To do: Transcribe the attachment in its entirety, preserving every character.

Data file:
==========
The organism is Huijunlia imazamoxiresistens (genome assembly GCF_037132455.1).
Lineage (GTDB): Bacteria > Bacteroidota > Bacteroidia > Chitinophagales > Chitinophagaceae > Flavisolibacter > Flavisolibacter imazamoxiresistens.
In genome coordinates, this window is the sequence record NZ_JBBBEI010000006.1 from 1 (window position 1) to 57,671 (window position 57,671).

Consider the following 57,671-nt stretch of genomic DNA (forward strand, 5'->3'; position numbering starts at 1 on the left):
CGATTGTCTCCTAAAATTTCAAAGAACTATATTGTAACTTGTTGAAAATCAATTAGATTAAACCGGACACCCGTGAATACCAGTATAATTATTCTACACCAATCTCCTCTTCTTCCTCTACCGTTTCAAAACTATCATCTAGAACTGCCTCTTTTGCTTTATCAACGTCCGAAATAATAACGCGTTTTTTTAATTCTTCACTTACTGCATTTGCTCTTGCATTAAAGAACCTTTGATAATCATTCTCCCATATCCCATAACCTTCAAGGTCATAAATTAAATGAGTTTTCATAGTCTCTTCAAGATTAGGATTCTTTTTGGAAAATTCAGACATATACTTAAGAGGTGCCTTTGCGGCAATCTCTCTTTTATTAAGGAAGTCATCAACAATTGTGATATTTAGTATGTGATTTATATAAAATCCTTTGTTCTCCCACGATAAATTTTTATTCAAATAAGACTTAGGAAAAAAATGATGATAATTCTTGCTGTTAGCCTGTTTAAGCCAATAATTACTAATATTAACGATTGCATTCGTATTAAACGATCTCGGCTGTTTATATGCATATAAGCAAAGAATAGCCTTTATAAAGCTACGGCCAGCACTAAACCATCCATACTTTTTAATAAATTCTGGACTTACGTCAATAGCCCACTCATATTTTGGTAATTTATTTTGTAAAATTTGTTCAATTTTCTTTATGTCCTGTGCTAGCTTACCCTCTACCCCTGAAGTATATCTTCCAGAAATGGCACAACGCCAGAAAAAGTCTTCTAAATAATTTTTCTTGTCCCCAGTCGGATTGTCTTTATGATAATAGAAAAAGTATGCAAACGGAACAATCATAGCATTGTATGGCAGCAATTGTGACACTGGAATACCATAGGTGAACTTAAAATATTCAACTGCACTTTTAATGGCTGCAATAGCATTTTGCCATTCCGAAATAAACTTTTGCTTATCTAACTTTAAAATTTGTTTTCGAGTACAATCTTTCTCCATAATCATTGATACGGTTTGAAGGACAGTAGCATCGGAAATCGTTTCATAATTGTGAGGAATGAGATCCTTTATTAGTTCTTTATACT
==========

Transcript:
The organism is Huijunlia imazamoxiresistens (genome assembly GCF_037132455.1).
Lineage (GTDB): Bacteria > Bacteroidota > Bacteroidia > Chitinophagales > Chitinophagaceae > Flavisolibacter > Flavisolibacter imazamoxiresistens.
In genome coordinates, this window is the sequence record NZ_JBBBEI010000006.1 from 1 (window position 1) to 57,671 (window position 57,671).

Consider the following 57,671-nt stretch of genomic DNA (forward strand, 5'->3'; position numbering starts at 1 on the left):
CGATTGTCTCCTAAAATTTCAAAGAACTATATTGTAACTTGTTGAAAATCAATTAGATTAAACCGGACACCCGTGAATACCAGTATAATTATTCTACACCAATCTCCTCTTCTTCCTCTACCGTTTCAAAACTATCATCTAGAACTGCCTCTTTTGCTTTATCAACGTCCGAAATAATAACGCGTTTTTTTAATTCTTCACTTACTGCATTTGCTCTTGCATTAAAGAACCTTTGATAATCATTCTCCCATATCCCATAACCTTCAAGGTCATAAATTAAATGAGTTTTCATAGTCTCTTCAAGATTAGGATTCTTTTTGGAAAATTCAGACATATACTTAAGAGGTGCCTTTGCGGCAATCTCTCTTTTATTAAGGAAGTCATCAACAATTGTGATATTTAGTATGTGATTTATATAAAATCCTTTGTTCTCCCACGATAAATTTTTATTCAAATAAGACTTAGGAAAAAAATGATGATAATTCTTGCTGTTAGCCTGTTTAAGCCAATAATTACTAATATTAACGATTGCATTCGTATTAAACGATCTCGGCTGTTTATATGCATATAAGCAAAGAATAGCCTTTATAAAGCTACGGCCAGCACTAAACCATCCATACTTTTTAATAAATTCTGGACTTACGTCAATAGCCCACTCATATTTTGGTAATTTATTTTGTAAAATTTGTTCAATTTTCTTTATGTCCTGTGCTAGCTTACCCTCTACCCCTGAAGTATATCTTCCAGAAATGGCACAACGCCAGAAAAAGTCTTCTAAATAATTTTTCTTGTCCCCAGTCGGATTGTCTTTATGATAATAGAAAAAGTATGCAAACGGAACAATCATAGCATTGTATGGCAGCAATTGTGACACTGGAATACCATAGGTGAACTTAAAATATTCAACTGCACTTTTAATGGCTGCAATAGCATTTTGCCATTCCGAAATAAACTTTTGCTTATCTAACTTTAAAATTTGTTTTCGAGTACAATCTTTCTCCATAATCATTGATACGGTTTGAAGGACAGTAGCATCGGAAATCGTTTCATAATTGTGAGGAATGAGATCCTTTATTAGTTCTTTATACT